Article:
The Society of American Mosaic Art (SAMA) has selected two mosaic art installations by Bonnie Cohen, to be included in the Mosaic Arts International Exhibition: site-specific category. This competitive annual exhibition features the best in contemporary fine art mosaics uniting innovative design and masterful technique as explored by some of the best international artists working in the medium.

The juror, Susan Goldberg AIA, selected eleven works for inclusion in the site- specific category to be presented at the 16th Annual Mosaic Arts Summit taking place at The Janice Charach Gallery in West Bloomfield, Michigan The site specific artwork will be represented photographically at the exhibition and online at www.AmericanMosaics.org beginning April 27 to June 15,2017. A print catalog of the exhibition will be available.

Bonnie Cohen’s artwork titled” Steps to Success” was commissioned by Belmont College Health Sciences Center in St. Clairsville, Ohio as part of the Ohio Arts Council Percent for Arts program. The 16’x9’ mosaic illustrates the exceptional technical foundation of the Belmont Health Sciences program balancing human touch with technical excellence. In addition to school colors being integrated into the artwork to inspire and energize students and faculty, figurative and symbolic iconography illustrates the importance of practical skills and expertise through experiential learning. The figures represent the concept of lifespan care and the human touch is creatively interpreted through the combination of the soft edged handmade tiles with the grid-like patterns of the glass mosaic.

Bonnie Cohen’s second work, a collaborative mosaic mural titled’ A Journey of a Thousand Miles” was created for the Adler Aphasia Center in Maywood, NJ, which provides help for those living with aphasia and their caregivers. The 12’x6’ mural  features a winding pathway through a garden of mosaic flowers with the quote, “A journey of a thousand miles begins with one step. During a two-day artist- in- residency, the participants created individual mosaic flower motifs. Most participants were only able to work with one hand so the project was designed to accommodate their physical limitations.  The completed flower motifs were incorporated into the mural.

see a video about the project here:

The donor wall is installed at the Adler Aphasia on July 12, 2016. Jennifer Brown


“A Journey of a Thousand Miles Begins with One Step”

Adler Aphasia Center, Maywood, NJ

Mrs. Adler’s words said it all…. “It is exactly what I wished for…A HAPPY WALL!”

The Adler Aphasia Center provides help for those living with aphasia and their caregivers. This collaborative mosaic mural was designed to celebrate the 15th anniversary and to honor generous donors.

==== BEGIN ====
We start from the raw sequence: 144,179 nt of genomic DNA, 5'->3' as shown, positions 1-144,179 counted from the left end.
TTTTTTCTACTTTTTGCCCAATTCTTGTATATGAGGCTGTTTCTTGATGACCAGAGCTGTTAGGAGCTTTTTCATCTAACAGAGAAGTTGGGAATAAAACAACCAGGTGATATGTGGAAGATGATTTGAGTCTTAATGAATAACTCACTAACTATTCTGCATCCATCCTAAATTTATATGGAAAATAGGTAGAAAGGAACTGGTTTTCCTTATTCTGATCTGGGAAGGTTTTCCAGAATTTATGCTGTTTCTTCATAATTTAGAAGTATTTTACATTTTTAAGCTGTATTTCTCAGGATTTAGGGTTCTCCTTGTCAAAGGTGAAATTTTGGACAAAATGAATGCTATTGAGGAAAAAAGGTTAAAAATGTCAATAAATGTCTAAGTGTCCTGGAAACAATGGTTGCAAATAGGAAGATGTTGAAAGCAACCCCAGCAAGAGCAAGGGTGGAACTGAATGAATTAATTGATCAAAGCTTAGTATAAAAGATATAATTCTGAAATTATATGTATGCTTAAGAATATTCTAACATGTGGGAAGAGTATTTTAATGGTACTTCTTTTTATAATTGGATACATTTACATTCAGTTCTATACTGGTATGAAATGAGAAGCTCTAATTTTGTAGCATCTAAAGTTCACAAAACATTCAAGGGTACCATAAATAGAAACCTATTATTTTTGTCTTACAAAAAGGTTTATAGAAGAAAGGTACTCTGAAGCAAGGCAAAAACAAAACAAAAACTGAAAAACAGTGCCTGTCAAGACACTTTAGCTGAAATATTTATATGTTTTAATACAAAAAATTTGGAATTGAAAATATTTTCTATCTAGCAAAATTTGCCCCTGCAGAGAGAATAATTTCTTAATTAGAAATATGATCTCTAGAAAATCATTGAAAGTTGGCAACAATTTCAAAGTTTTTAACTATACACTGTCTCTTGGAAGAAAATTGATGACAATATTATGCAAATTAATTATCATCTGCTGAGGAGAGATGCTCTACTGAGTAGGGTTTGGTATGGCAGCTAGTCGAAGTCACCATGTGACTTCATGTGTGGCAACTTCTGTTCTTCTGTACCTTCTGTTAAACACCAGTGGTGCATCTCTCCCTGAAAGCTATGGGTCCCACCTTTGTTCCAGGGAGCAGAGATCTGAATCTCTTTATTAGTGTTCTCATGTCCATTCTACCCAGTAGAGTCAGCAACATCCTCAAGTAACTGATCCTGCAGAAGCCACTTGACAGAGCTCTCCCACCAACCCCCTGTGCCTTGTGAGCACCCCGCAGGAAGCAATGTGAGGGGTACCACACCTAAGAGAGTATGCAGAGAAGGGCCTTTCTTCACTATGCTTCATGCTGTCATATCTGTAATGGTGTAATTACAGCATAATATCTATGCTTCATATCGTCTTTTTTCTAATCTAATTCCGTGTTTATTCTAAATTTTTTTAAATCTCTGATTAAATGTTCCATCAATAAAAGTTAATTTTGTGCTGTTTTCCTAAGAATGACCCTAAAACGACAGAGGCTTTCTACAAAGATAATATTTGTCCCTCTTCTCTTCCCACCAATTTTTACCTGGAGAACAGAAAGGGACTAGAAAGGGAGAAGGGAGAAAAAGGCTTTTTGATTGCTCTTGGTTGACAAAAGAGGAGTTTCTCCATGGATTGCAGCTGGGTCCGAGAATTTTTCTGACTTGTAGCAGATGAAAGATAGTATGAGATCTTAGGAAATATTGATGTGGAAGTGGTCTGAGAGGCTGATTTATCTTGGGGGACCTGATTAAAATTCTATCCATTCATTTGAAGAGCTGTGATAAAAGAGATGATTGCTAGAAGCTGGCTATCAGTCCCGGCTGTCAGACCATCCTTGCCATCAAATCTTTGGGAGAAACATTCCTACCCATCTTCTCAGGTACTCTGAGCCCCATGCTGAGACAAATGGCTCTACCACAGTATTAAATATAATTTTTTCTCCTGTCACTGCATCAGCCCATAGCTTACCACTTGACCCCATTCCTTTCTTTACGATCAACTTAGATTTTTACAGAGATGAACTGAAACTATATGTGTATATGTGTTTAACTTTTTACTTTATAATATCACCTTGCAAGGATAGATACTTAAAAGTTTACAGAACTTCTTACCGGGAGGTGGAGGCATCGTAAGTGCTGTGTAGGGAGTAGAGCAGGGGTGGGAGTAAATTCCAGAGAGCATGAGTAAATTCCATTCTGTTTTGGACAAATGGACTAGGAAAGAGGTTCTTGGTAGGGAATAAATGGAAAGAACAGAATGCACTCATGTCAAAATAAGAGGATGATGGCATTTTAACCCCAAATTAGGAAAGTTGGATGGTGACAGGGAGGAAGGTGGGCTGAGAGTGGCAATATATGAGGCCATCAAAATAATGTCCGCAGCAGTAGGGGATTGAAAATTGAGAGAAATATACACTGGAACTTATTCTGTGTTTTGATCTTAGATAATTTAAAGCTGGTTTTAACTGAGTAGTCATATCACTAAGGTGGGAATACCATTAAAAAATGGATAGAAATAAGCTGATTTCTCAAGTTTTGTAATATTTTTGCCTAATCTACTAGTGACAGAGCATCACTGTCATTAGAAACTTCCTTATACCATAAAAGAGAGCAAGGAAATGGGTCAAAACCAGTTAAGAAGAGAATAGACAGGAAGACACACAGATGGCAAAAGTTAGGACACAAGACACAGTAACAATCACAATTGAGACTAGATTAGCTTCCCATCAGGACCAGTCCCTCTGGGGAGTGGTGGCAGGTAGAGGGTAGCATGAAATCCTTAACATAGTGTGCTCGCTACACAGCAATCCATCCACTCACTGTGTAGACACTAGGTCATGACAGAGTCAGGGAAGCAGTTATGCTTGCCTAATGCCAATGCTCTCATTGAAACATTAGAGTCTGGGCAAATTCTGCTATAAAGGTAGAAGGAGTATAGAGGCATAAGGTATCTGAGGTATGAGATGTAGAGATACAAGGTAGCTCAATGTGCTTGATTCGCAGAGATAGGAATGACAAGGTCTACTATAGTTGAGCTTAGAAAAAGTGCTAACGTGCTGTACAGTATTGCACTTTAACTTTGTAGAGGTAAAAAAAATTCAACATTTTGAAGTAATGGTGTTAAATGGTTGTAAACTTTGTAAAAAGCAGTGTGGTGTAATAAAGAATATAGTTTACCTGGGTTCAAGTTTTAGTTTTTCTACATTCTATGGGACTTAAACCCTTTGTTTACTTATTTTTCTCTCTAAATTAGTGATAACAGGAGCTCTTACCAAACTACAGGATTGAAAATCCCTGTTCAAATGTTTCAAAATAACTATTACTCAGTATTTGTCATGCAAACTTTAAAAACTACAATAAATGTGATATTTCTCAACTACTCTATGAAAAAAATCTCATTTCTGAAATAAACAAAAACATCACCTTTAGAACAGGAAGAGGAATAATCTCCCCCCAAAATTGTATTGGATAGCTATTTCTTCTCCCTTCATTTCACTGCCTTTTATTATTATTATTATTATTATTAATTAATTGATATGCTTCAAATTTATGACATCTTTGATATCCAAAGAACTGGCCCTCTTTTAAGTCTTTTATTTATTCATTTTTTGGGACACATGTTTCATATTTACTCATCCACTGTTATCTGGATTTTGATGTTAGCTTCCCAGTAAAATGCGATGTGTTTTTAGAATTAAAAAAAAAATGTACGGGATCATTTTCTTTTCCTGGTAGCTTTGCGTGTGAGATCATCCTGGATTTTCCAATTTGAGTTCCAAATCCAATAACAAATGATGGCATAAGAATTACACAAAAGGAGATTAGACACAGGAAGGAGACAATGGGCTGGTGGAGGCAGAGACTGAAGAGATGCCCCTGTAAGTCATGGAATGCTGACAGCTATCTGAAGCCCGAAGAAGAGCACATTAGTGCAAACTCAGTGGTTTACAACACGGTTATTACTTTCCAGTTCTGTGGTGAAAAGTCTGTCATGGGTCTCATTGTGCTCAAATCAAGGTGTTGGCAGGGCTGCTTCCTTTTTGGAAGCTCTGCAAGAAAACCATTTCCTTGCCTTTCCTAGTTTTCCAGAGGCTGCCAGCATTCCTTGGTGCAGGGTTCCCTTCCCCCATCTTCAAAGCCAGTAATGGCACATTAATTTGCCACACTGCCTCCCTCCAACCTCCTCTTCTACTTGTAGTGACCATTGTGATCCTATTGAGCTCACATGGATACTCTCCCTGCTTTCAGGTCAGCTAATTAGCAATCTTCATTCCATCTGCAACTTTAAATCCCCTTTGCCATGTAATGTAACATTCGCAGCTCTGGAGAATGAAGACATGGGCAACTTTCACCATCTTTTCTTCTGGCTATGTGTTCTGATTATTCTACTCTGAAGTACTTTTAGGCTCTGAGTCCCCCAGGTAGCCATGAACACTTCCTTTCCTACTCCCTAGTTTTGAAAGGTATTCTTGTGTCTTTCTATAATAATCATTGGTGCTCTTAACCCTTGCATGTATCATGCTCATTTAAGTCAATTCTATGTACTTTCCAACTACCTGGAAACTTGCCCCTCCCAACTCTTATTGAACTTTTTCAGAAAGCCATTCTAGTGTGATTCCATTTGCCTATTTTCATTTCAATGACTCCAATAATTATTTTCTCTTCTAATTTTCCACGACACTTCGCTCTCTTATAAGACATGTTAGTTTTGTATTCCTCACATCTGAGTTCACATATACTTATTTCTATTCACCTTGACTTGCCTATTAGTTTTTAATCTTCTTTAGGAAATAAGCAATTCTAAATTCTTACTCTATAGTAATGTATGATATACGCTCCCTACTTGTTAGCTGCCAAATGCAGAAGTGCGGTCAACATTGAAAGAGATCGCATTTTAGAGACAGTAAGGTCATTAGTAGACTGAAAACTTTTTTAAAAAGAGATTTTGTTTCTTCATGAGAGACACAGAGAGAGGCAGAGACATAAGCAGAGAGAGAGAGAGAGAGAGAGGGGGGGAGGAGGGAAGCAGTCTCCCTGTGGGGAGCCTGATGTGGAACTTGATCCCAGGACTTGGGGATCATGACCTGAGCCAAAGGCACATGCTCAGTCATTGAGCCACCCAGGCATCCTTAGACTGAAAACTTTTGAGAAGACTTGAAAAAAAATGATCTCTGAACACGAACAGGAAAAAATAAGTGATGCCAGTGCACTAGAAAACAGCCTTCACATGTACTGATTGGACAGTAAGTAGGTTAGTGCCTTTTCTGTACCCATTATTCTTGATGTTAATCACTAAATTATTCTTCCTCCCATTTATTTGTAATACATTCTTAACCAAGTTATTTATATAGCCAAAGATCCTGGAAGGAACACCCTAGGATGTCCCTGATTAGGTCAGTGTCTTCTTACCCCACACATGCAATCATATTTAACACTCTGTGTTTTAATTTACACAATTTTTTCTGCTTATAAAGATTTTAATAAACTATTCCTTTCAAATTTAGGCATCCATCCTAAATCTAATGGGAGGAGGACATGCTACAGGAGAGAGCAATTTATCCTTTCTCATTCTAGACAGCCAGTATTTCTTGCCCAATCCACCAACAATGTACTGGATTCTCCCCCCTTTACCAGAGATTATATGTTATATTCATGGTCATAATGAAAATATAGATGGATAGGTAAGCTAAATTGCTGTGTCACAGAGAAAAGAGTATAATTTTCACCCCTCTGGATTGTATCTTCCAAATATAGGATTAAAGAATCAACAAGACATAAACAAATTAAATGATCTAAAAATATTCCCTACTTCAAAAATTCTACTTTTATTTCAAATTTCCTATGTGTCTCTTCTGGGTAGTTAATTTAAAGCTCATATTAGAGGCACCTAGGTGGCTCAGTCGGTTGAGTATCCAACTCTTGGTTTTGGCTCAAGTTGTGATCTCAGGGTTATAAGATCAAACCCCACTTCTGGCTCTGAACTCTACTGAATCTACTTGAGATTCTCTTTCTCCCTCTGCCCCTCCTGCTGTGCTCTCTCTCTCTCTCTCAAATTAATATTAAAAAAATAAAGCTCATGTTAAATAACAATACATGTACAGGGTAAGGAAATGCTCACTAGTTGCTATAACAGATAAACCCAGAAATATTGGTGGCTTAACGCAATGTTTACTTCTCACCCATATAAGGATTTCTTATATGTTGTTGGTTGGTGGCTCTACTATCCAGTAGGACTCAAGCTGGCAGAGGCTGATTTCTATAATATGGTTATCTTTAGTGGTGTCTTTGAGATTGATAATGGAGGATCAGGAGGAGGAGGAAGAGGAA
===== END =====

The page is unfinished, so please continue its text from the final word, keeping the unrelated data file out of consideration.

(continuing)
The design features a winding pathway through a garden of mosaic flowers with the quote, “A journey of a thousand miles begins with one step.”

During a two-day artist in residency, the participants created individual mosaic flower motifs. Most participants were only able to work with one hand so the project was designed to accommodate their physical limitations.  Adhesive mesh, pre-drawn patterns and some pre-cut tiles helped the participants create their flowers with ease. Prior to the artist- in- residency, the artist created an instructional video with guidance from speech and occupational therapists.

The completed flower motifs were incorporated into the mural and enhanced with the artist’s handmade tiles, calligraphy, leaves, stems and background design.

Executive Director Karen Tucker said,” The artwork says so much about who we are and how we want all those that enter our program to feel as they navigate life with aphasia”.




Belmont College Health Sciences Center

This mosaic artwork illustrates the exceptional scientific and technical education at the Belmont Health Sciences program where students gain practical skills and expertise through experiential training. Three intertwined circles represent lifespan care and the “caring hands” represent the importance of balancing human interaction with technical excellence.
Glass mosaic tiles and stainless steel artfully combined with handmade ceramic tiles illustrate the coordination of different aspects of health care and medical technology with a hands-on, compassionate, educational experience. The artwork illustrates various scientific symbols and medical data.
The Belmont logo and the college name, integrated into the mosaic artwork reinforces the inspiration and energy of students and faculty who strive to improve and enhance the lives of others through the health and science curriculum offered at Belmont College.

photo credits:

Adler- Jennifer Brown photo and video

Belmont- Jackie Elmore